Like most, my truffle hunting knowledge is quite limited. In fact, it could easily be summed up in a single image: old men in wellies tugging hogs on ropes.
So when some visiting friends and I decided to take a trip down to the Périgord—a ravishing, rocky region about a six-hour drive from Paris, well-known for its truffles, foie gras and Medieval castles—we couldn’t think of a better activity than ratcheting up our “black diamond” IQ with two of the area’s connoisseurs.
A few hours of research and a couple of phone calls later we had a time and date set to meet two of this elusive edible’s leading experts: Edouard Aynaud and his truffle-sniffing associate, Titeuf the golden Labrador.
This truffle tag team resides in a tiny hamlet called Pechalifour. Nestled within a Tuscan-like landscape of rolling hills and sun-soaked pastures, the minuscule village consists of a handful of homes, each belonging to one of Aynaud’s family members (except one, which is owned by Rita, a very friendly American, we are told).
Within minutes of meeting Edouard, an energetic truffle activist with over 40 years experience, we are ushered into a truffle atelier filled with home-made extracts, powders, oils, and truffles the size of baseballs, freshly cleaned and ready to be shipped to a chef in Belgium. Before we know it our truffle education commences, and we’re thrust into a thicket of fascinating truffle trivia, including, but hardly limited to:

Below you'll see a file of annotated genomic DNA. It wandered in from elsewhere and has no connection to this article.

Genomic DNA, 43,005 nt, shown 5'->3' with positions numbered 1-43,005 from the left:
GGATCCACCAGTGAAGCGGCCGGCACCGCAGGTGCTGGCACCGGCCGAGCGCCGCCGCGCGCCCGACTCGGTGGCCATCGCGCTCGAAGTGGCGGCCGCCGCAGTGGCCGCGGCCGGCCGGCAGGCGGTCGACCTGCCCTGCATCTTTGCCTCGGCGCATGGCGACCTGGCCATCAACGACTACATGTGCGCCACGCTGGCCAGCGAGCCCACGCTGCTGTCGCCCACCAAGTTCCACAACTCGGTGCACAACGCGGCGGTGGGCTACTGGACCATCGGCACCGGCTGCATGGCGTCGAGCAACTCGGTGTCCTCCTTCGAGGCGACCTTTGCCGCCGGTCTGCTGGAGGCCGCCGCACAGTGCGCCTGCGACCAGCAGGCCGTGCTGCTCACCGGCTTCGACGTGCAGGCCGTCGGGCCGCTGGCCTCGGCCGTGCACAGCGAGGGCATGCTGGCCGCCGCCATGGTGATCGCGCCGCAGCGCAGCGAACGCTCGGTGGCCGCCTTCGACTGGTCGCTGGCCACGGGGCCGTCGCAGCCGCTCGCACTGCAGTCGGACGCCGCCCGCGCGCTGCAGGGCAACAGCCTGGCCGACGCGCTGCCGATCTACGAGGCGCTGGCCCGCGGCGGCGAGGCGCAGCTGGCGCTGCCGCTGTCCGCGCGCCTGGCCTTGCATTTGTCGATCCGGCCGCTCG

- The number of days that a freshly-picked truffle remains fresh? Answer: 10 days.
- How to keep truffles fresh for longer than that? Answer: Slice into thin strips, drizzle with olive oil, cover with plastic and freeze.
- Why Italians pick their prized Alba white truffles at night? Answer: So that their neighbor’s can’t see them.
- Foods that truffles pair best with? Answer: Neutral ones, like potatoes, rice, pasta, salad and bread.
- Why female pigs make great truffle hunters? Answer: Truffles smell like the sex pheromone of boar saliva, a scent they find irresistible.
- Why dogs make better truffle hunters? Answer: They learn easily, are clean, don’t try to eat the truffles (unlike pigs) and are easier to work with than sex-crazed sows.
This is the first phase of our two-hour tour, and our noggins and noses are loaded already. Once out on the property, we weave our way through truffle trees of all varieties.
Not all of them are giving up the gold, we’re told. Some are dormant for the season or are too young, some had record output decades ago and may not reproduce for at least another, some are part of a magnetic field experiment that Edouard says won’t bear fruit for three more years…
Truffles clearly require patience, something we’re loosing in proportion to our increasingly freezing toes (this was back in January, and damn was it cold!). Just as we start to wonder if we’ll ever see a black diamond in its natural habitat, we’re introduced to Titeuf, a fabulous truffle hunting mantra, “Elle est où Titeuf. Je ne la voie pas. Cherche Titeuf, cherche” (Where is it? I can’t see it? Search Titeuf, search.), and the intoxicating scent of truffles plucked straight out of the earth.
Here’s a clip of Titeuf in action:
Reserve your own private tour with the dynamic duo by clicking here. The site is in French but you should get the gist of it.
And, if you want to stick around for a lengthier visit, Edouard and his wife Carol have a wonderful guest house that they rent by the week, free truffle tour included!
For more Titeuf truffle hunting videos, visit my ParisBAO YouTube page.